This Love Letter from Johnny Cash to June Carter Will Melt Your Heart
Johnny Cash may be best known as the rough-and-tumble Man in Black, who performed a set at Folsom Prison, but he had a softer side, especially when it came to his wife, June Carter.
In what may be one of the greatest love stories from the South, Cash and Carter met backstage at Nashville's Grand Ole Opry back in 1956, where Cash was performing for the first time. The two singers and songwriters felt an instant connection as they were already fans of each other's work. When they finally met at the Ryman Auditorium, Cash said, "I've always wanted to meet you," and Carter replied, "I feel like I know you already."
Their love came quick and strong, despite the fact that both were married or mid-divorce—Cash to Vivian Liberto and Carter to Carl Smith—and had six children between them. Soon they found a way to be together and their feelings grew even stronger. So strong, that Carter described the sensation as like being in "a ring of fire." If that phrase sounds familiar, it's because as a musician, she poured her feelings about her new relationship into her music, writing the now-classic "Ring of Fire," which Cash eventually turned into a massive hit.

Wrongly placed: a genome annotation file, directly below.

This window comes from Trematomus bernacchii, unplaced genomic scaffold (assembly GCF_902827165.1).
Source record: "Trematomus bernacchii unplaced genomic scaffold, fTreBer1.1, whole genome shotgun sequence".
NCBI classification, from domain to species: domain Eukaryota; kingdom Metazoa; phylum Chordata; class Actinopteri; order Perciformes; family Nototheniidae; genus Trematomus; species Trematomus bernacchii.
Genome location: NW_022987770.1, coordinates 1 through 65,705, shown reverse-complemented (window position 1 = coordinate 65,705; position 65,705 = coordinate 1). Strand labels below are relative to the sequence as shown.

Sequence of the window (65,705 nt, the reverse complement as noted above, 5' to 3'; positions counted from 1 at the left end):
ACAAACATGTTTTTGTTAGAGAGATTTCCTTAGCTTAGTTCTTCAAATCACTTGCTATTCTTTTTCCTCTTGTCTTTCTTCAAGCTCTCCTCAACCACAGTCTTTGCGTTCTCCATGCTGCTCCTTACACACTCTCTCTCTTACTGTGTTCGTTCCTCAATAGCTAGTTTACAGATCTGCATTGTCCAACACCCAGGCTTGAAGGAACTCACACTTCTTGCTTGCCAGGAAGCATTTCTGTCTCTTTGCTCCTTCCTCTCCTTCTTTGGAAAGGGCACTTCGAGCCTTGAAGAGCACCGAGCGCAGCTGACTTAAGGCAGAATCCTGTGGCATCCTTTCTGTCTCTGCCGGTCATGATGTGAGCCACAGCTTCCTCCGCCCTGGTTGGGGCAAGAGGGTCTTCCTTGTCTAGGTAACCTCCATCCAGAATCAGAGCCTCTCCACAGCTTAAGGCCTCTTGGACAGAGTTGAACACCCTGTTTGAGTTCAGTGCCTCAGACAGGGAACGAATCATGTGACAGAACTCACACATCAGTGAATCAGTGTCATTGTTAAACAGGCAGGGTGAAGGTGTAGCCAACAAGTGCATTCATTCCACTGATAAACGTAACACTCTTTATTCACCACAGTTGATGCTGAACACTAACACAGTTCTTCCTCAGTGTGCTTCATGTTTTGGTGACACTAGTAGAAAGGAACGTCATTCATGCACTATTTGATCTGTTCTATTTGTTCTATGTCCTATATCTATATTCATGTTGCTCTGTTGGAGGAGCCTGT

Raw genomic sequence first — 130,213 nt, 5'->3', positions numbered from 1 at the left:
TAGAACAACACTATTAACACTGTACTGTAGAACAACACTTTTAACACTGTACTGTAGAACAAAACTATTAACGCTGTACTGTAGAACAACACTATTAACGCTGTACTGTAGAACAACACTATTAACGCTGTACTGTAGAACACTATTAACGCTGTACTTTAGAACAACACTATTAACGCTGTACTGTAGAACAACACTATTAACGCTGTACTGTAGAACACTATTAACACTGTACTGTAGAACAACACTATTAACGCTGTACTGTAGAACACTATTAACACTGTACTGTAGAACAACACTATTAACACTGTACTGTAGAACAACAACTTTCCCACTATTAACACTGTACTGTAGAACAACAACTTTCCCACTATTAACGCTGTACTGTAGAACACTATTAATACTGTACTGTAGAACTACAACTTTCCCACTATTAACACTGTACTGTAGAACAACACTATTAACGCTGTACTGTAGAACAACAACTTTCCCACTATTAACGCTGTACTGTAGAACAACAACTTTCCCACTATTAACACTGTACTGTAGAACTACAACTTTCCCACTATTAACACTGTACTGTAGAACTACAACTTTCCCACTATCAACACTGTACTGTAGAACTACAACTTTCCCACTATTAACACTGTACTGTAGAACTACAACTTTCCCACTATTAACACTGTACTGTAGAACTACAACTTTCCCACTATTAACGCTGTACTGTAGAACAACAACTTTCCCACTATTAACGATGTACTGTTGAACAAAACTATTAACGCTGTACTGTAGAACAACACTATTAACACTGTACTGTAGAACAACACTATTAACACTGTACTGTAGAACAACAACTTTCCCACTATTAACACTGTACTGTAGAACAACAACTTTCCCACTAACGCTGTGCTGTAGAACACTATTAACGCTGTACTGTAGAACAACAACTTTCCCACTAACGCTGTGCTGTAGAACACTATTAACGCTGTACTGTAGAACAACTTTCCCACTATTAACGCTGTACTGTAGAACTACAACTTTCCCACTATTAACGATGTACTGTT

Cash proposed to Carter again and again, but she always said no. In 1968, he proposed once again, this time on stage in front of thousands of people gathered in an auditorium in London, Ontario, and she finally said yes. They married later that year 1968, a dozen years after their backstage meeting at the Grand Ole Opry.
The couple worked together, raised children, created music, and toured for almost 35 years. They weren't just husband and wife, but professional partners, too, tapping into their vast creative power to create some of the most enduring hits in country music history. Their love story was not a simple one, as anyone who has watched Walk the Line knows, but despite the ups and downs and painful moments, there's no doubt it was filled with devotion, respect, persistence, and a deep and abiding love for each other.
That was never more apparent than in the love letter that Cash wrote his wife on her 65th birthday on June 23, 1994. [I] realize how lucky I am to share my life with the greatest woman I ever met," he wrote in the timeless love letter. "We got old and got used to each other. We think alike. We read each others [sic] minds. We know what the other wants without asking. Sometimes we irritate each other a little bit. Maybe sometimes we take each other for granted," he continued, "You still fascinate and inspire me. You influence me for the better. You're the object of my desire, the #1 Earthly reason for my existence. I love you very much."
While it should be no surprise that the talented songwriter had such a way with words, the note is hard to read without getting a tear in your eye. No wonder the Daily Mail's readers voted it the most romantic love letter of all time.
After 35 years of marriage, June Carter Cash passed away on May 15, 2003 in Nashville, following complications from heart-valve replacement surgery. Four months later, Johnny Cash was reunited with his true love.